NAVY EOD, LT. BRAD SNYDER
U.S. 2012 Para-olympian Gold Medalist and wounded Navy Lt. Brad Snyder comes to Jacksonville
to compete in the NEVER QUIT 5k, TRIDENT & WARRIOR CHALLENGE. Listen to Brads amazing story on Friday & Saturday,
May 17 & 18, 2013 at the Sea Walk Pavilion and on race day.
Brad Snyder is currently the No. 1-ranked blind swimmer in the world. He can swim 100 meters in less than a minute. That’s almost Michael Phelps-fast. Even if the 28-year-old explosive ordnance disposal
(EOD) officer still had his sight, a sub-sixty-second 100-meter time would be worthy of national praise.
In September 2011, the former captain of his Naval Academy swim team was leading a patrol in Afghanistan on a life-saving mission to find and disarm improvised explosive devices (IED’s) placed by Taliban militants.
As Snyder’s team moved through farm land, a mine went off injuring two allied Afghan fighters at the front of their column. When Snyder rushed to their aid, he stepped on a second pressure plate, setting off another explosion. The initial shock wave knocked his goggles off, leaving his eyes exposed to the blinding flash of the blast.
He knew he was hurt pretty bad, but he still had some vision as he walked to the extraction helicopter. When he arrived at Walter Reed National Military Medical Center a few dayslater, however, he was told he would lose his sight forever.
Snyder had no plans playing victim. Weeks after he was released from the hospital he began running with his younger brother—connected by a short piece of rope and a lifetime of mutual respect.The Snyder brothers ran together for weeks before Brad decided he wanted to get back in the pool “where he belonged.”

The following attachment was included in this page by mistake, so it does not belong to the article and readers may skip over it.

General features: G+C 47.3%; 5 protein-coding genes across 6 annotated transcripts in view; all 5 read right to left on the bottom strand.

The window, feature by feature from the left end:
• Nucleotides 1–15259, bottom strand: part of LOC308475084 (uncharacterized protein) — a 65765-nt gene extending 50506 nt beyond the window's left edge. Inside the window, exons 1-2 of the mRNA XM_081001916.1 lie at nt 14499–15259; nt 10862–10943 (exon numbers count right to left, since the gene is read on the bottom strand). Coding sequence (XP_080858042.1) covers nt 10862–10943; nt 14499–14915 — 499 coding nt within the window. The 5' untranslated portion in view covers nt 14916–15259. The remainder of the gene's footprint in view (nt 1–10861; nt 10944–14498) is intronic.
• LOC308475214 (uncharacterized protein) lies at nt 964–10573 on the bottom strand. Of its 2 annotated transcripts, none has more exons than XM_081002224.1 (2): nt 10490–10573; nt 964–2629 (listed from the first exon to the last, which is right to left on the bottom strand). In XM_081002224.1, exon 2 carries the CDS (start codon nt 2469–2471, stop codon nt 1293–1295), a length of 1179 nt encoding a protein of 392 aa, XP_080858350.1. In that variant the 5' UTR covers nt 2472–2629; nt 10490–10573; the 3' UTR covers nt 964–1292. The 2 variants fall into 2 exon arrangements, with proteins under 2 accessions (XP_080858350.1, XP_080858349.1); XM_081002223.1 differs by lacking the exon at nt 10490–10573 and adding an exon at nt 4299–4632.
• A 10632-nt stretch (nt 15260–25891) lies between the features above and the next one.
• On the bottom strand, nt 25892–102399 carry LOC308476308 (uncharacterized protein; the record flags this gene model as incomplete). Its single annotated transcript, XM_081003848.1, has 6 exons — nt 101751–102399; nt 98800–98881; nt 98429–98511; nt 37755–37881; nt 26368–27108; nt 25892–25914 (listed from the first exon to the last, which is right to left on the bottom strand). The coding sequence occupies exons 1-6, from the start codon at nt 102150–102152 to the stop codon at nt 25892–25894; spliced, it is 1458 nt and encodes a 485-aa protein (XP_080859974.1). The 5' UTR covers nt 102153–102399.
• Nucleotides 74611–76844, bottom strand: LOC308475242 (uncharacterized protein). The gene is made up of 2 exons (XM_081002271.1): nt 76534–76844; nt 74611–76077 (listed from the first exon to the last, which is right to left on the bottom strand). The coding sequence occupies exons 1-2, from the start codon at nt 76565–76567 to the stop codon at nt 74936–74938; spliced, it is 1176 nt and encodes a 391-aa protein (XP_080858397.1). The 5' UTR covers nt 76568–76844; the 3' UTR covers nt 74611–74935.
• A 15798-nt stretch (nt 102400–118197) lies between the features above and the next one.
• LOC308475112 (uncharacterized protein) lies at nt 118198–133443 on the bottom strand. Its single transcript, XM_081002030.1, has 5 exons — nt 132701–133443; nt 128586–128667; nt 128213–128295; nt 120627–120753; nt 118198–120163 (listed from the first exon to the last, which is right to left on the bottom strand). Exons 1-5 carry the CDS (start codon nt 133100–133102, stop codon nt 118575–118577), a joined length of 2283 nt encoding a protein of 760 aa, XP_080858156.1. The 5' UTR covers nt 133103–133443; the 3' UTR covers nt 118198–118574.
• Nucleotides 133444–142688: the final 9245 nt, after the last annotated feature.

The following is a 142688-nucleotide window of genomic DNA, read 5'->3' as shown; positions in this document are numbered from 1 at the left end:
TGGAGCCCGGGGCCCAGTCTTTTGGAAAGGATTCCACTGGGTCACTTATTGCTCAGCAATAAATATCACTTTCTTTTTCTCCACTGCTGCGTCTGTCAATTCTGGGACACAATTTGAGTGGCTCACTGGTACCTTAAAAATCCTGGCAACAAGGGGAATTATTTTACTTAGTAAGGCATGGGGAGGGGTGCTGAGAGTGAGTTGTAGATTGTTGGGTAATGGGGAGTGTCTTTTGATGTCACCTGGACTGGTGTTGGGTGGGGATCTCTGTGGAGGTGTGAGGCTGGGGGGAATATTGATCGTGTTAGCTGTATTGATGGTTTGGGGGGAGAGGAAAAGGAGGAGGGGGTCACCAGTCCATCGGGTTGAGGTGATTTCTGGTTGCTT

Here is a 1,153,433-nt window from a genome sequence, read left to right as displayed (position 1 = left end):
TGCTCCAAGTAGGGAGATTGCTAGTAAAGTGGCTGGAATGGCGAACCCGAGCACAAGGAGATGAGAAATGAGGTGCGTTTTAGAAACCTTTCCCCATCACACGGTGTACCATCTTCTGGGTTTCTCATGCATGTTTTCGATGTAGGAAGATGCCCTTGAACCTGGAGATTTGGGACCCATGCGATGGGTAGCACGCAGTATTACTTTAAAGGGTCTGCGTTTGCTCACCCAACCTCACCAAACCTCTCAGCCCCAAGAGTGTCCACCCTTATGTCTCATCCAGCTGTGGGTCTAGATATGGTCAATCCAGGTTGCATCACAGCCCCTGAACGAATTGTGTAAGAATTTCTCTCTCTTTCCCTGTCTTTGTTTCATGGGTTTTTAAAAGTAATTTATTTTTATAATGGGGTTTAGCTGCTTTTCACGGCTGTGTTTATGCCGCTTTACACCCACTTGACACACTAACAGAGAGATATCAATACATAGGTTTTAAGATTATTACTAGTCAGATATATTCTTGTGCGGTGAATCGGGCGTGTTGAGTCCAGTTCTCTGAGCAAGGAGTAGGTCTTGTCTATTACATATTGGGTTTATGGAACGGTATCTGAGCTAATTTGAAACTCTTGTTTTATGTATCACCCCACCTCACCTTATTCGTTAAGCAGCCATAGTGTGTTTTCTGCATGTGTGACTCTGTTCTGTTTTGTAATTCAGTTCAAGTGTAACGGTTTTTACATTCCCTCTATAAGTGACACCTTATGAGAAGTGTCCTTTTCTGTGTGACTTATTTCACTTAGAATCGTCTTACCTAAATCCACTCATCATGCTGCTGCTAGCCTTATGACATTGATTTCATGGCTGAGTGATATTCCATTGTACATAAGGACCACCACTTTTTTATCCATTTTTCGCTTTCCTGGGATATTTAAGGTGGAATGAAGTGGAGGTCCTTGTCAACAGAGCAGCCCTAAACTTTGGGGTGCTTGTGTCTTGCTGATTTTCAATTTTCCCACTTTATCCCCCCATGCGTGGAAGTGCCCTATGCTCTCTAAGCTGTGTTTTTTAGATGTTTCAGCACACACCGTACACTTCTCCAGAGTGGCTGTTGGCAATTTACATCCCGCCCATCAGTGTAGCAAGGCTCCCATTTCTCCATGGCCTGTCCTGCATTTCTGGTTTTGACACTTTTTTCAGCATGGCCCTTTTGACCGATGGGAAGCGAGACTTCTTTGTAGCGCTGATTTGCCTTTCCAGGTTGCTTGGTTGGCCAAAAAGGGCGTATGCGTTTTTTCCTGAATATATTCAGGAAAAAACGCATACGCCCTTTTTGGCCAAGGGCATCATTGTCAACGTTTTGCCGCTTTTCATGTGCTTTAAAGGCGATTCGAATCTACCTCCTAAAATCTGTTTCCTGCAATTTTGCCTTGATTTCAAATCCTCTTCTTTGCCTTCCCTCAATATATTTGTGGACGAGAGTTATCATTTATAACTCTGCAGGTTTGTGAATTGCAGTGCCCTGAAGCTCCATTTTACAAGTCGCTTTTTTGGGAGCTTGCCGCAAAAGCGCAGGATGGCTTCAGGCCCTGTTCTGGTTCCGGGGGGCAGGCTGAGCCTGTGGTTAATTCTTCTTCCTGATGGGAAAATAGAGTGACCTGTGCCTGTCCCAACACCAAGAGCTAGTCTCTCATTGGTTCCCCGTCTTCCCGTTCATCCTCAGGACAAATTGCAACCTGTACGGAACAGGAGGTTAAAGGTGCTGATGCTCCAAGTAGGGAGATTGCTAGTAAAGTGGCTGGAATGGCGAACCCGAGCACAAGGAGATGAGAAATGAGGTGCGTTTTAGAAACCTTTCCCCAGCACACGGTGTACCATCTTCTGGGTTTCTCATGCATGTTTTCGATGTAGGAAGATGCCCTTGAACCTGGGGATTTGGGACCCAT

“The water is my home,” he said. “It’s my safe-haven. It’s a place where without my sight I still feel like I can be free to push myself physically, and it’s the only place where I don’t feel anxiety, like I’m about to run into something or hurt myself.”
At the 2012 Warrior Games—an annual Paralympics competition held in Colorado Springs Snyder re-entered the world of competitive swimming for the first time since his injury. “Here’s a guy with everything in the world going for him,” said Will Wilson, head coach of the Navy / Coast Guard Team. “A young lieutenant out there on the pointy end of the spear saving lives and he has a bad day—a bad day that robbed him of his sight. Fortunately it didn’t rob him of his soul, which has given him new vision toward competitive swimming and track.”
“I want to do the same things I’ve always wanted to do,” he said. I’m just a little more driven to accomplish them because I understand how easily situations can change.”
On September 7, 2012, Snyder got back in the pool in search of a gold medal in London Paralympics and got it, and a new world record, one that would bring his total up to three medals. (two gold, one silver)
The former Naval Academy swimmer Brad Snyder is flying to Jacksonville, Florida to compete in the May 19, NEVER QUIT Trident Challenge. Brad’s partner at NEVER QUIT will be Bethany Hamilton, she will be there to guide Brad in the run, connecting the two by a rope.
Female champion surfer Bethany Hamilton, plans to help Brad in the paddle portion of the Trident as she paddles next to him with one arm, directing him when waves are approaching, where the buoys are and when he is approaching the finish line back at the beach. A perfect team who has a true NEVER QUIT spirit.
Wearing one of his old college caps with the Navy emblem on one side and the American flag on the other, Brad’s racing to represent the love of his country, and for those who Never Quit. He’s racing to help restore his self-image as a fully capable man — a sacred piece of himself he lost when the IED detonated in his face. He’s racing to deliver a deeper message, a NEVER QUIT message about thriving amid life’s occasional rough waters.
Join Brad and the thousands who will NEVER QUIT for themselves and others at Jacksonville Beach on May 19, 2013. Armed Forces Day.
Listen to Brad Snyder and Bethany Hamilton tell their amazing stories on the Sea Walk Pavilion stage, prior to the movie Soul Surfer, in front of 10,000 participants and fans.
Watch videos on Brad here: